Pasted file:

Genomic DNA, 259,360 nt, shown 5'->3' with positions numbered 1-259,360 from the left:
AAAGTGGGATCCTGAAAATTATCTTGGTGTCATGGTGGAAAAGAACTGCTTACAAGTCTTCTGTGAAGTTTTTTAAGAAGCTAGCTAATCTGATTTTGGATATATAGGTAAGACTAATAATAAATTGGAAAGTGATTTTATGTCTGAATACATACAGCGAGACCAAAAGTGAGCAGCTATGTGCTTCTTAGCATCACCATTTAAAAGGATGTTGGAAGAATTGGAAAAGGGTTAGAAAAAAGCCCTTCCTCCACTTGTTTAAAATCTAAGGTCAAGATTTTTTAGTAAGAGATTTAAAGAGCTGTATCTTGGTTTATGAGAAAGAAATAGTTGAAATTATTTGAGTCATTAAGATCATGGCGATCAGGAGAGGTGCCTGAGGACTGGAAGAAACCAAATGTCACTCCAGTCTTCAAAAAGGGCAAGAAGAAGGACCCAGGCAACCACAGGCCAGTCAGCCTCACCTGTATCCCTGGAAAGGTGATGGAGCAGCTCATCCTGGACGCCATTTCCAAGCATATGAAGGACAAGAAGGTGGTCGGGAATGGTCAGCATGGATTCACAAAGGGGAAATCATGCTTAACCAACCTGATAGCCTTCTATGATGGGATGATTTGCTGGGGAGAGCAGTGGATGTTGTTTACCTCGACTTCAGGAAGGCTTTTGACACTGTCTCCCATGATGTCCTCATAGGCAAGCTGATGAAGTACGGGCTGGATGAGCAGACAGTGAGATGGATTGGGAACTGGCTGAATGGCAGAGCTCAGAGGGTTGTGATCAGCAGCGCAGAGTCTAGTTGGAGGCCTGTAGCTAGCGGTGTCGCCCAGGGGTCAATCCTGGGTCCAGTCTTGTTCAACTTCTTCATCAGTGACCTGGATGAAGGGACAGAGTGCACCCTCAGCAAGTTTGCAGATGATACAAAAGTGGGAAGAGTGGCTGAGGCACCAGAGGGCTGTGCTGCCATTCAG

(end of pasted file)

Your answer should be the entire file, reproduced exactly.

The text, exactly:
Genomic DNA, 259,360 nt, shown 5'->3' with positions numbered 1-259,360 from the left:
AAAGTGGGATCCTGAAAATTATCTTGGTGTCATGGTGGAAAAGAACTGCTTACAAGTCTTCTGTGAAGTTTTTTAAGAAGCTAGCTAATCTGATTTTGGATATATAGGTAAGACTAATAATAAATTGGAAAGTGATTTTATGTCTGAATACATACAGCGAGACCAAAAGTGAGCAGCTATGTGCTTCTTAGCATCACCATTTAAAAGGATGTTGGAAGAATTGGAAAAGGGTTAGAAAAAAGCCCTTCCTCCACTTGTTTAAAATCTAAGGTCAAGATTTTTTAGTAAGAGATTTAAAGAGCTGTATCTTGGTTTATGAGAAAGAAATAGTTGAAATTATTTGAGTCATTAAGATCATGGCGATCAGGAGAGGTGCCTGAGGACTGGAAGAAACCAAATGTCACTCCAGTCTTCAAAAAGGGCAAGAAGAAGGACCCAGGCAACCACAGGCCAGTCAGCCTCACCTGTATCCCTGGAAAGGTGATGGAGCAGCTCATCCTGGACGCCATTTCCAAGCATATGAAGGACAAGAAGGTGGTCGGGAATGGTCAGCATGGATTCACAAAGGGGAAATCATGCTTAACCAACCTGATAGCCTTCTATGATGGGATGATTTGCTGGGGAGAGCAGTGGATGTTGTTTACCTCGACTTCAGGAAGGCTTTTGACACTGTCTCCCATGATGTCCTCATAGGCAAGCTGATGAAGTACGGGCTGGATGAGCAGACAGTGAGATGGATTGGGAACTGGCTGAATGGCAGAGCTCAGAGGGTTGTGATCAGCAGCGCAGAGTCTAGTTGGAGGCCTGTAGCTAGCGGTGTCGCCCAGGGGTCAATCCTGGGTCCAGTCTTGTTCAACTTCTTCATCAGTGACCTGGATGAAGGGACAGAGTGCACCCTCAGCAAGTTTGCAGATGATACAAAAGTGGGAAGAGTGGCTGAGGCACCAGAGGGCTGTGCTGCCATTCAG